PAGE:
Medicine

Theater, Drama
Recommended
4 out of 5 stars
Medicine (Edinburgh International Festival)
Photograph: Courtesy Jess Shurte Medicine

Time Out says

4 out of 5 stars

Theater review by Adam Feldman

Since The Walworth Farce in 2008, St. Ann’s Warehouse has been administering nearly annual doses of experimental theater by the prolific Irish playwright and director Enda Walsh, with side effects ranging from confusion and fatigue to rapid mood swings and euphoria. “I’ve been writing the same play for 25 years,” Walsh acknowledges in the program for his newest opus, Medicine. “Well, the same type of play in ever so slightly different forms.” As in such past works as Disco Pigs, Ballyturk and Arlington, the primary focus is on the operations of storytelling within an enclosed world—in this case, a mental hospital, where a long-term patient named John (a touching Domhnall Gleeson) undergoes a strange form of dramatherapy with two visiting professional actors and a live, loud drummer.

For the pajama-clad John, a gentle person with a poetic inclination who does not know why he has been committed except that he is “not like other people,” this session represents a rare chance to try to understand his situation. For the actors, who are both named Mary and who wear t-shirts with the logos of Broadway musicals, it is a gig. Mary 2 (Clare Barrett)—who enters in a hilarious lobster costume that she will be wearing later for a children’s party—is a bulldozer of self-regard: “What’s the first rule of acting? ‘Be important,’” she advises the more modest and thoughtful Mary 1 (Aoife Duffin), who also functions as the sound operator. Their script, prepared by John and edited on the fly by Mary 2, visits key scenes of trauma from his past: his neglectful parents, a sinister incident in the woods, an abusive guard at the facility. The Marys shift through various roles with frequent changes of costumes and wigs but without much regard for their increasingly desperate and isolated patient.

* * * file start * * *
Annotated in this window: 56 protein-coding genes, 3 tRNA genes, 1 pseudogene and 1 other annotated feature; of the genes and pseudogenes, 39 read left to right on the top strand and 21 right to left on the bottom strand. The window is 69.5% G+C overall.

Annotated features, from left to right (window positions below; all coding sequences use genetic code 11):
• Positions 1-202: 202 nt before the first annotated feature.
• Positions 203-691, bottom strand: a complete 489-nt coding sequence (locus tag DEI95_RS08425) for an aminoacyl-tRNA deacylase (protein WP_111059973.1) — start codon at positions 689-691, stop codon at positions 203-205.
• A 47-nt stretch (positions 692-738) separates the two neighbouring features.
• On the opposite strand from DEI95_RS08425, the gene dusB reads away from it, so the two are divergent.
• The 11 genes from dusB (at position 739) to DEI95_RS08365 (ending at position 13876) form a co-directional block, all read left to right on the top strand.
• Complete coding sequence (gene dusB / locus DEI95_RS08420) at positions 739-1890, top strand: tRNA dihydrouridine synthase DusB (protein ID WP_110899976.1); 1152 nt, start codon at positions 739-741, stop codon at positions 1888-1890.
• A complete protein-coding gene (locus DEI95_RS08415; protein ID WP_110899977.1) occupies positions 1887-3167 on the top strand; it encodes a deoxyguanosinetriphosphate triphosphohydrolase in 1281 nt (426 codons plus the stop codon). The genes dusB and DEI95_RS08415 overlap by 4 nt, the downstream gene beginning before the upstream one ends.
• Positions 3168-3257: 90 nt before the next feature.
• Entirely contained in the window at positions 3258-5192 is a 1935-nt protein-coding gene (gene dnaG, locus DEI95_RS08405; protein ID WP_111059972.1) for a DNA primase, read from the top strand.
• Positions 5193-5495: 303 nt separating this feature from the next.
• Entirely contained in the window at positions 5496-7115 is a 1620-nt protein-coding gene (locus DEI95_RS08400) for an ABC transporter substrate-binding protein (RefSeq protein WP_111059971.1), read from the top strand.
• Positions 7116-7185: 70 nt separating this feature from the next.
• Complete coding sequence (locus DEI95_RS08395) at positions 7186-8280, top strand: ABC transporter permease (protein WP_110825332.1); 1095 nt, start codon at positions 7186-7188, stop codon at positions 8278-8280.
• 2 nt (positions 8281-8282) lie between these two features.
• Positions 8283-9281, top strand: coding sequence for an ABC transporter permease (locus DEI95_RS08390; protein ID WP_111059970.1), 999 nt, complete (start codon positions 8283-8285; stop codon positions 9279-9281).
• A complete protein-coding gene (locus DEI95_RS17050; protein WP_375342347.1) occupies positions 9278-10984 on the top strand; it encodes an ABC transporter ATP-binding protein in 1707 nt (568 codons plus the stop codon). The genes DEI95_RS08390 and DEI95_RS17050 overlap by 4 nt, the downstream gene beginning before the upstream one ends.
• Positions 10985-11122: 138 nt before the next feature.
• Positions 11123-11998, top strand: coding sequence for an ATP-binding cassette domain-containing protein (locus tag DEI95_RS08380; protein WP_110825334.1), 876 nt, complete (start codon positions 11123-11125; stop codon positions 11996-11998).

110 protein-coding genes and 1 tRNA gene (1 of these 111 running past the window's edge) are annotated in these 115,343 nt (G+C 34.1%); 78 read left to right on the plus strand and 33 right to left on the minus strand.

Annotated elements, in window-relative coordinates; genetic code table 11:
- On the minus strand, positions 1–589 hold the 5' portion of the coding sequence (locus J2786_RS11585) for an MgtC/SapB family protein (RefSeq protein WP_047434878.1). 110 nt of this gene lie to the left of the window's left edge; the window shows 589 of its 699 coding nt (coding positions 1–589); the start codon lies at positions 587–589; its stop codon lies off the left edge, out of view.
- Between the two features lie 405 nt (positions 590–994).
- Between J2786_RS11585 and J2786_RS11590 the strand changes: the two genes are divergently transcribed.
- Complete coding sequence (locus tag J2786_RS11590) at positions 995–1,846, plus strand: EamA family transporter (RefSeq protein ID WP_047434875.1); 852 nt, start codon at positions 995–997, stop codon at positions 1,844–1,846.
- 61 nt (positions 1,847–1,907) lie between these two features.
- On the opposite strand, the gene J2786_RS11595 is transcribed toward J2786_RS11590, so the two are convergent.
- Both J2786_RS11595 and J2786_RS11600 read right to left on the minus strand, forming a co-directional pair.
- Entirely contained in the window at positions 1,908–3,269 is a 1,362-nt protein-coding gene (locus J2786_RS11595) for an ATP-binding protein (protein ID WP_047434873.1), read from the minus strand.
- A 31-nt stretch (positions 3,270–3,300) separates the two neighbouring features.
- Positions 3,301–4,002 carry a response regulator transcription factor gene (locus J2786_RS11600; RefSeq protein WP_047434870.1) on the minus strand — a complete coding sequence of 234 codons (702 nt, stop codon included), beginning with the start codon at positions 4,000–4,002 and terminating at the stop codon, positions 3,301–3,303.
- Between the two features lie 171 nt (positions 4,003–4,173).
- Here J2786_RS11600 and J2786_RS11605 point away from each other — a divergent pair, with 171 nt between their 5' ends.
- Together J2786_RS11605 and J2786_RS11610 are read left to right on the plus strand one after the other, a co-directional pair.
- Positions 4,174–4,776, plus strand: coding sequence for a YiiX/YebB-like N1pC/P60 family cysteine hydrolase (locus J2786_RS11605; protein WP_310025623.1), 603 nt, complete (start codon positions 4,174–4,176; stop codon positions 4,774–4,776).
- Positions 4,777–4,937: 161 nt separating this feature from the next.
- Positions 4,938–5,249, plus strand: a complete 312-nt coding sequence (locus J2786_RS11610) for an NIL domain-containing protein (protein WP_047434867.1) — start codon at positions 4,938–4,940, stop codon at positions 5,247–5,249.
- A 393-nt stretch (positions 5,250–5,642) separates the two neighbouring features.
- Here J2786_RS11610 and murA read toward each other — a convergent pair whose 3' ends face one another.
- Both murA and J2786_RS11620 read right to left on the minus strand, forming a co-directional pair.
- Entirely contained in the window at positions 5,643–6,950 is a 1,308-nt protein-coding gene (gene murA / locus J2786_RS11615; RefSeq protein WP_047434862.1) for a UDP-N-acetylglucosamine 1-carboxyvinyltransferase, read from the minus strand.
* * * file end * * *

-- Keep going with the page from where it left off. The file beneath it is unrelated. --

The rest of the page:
The very fine cast, imported from Medicine’s premiere productions in Edinburgh and Galway earlier this year, handles each whiplash turn with admirable precision and aplomb. The play unfolds at various levels of frenzy as percussionist Seán Carpio bangs out jazz noise that eventually rises to a deafening climax; along the way there are interludes of pop music—Brenda Lee’s “Emotions,” Aaron Neville’s “Tell It Like It Is,” Earth, Wind & Fire’s “September”—as well as a plethora of voice-overs and surreal comic effects (including a gale wind that blows from a back room). As skeptical as Walsh may be about the treatment he elliptically depicts, he understands the value of theatricality. Medicine is sorrowful at its core, but spoonfuls of colorful sugar help make it go down. 

Medicine. St. Ann’s Warehouse (Off Broadway). Written and directed by Enda Walsh. With Domhnall Gleeson, Clare Barrett, Aoife Duffin, Seán Carpio. Running time: 1hr 30mins. No intermission. 

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Medicine | Photograph: Courtesy Teddy Wolff

 

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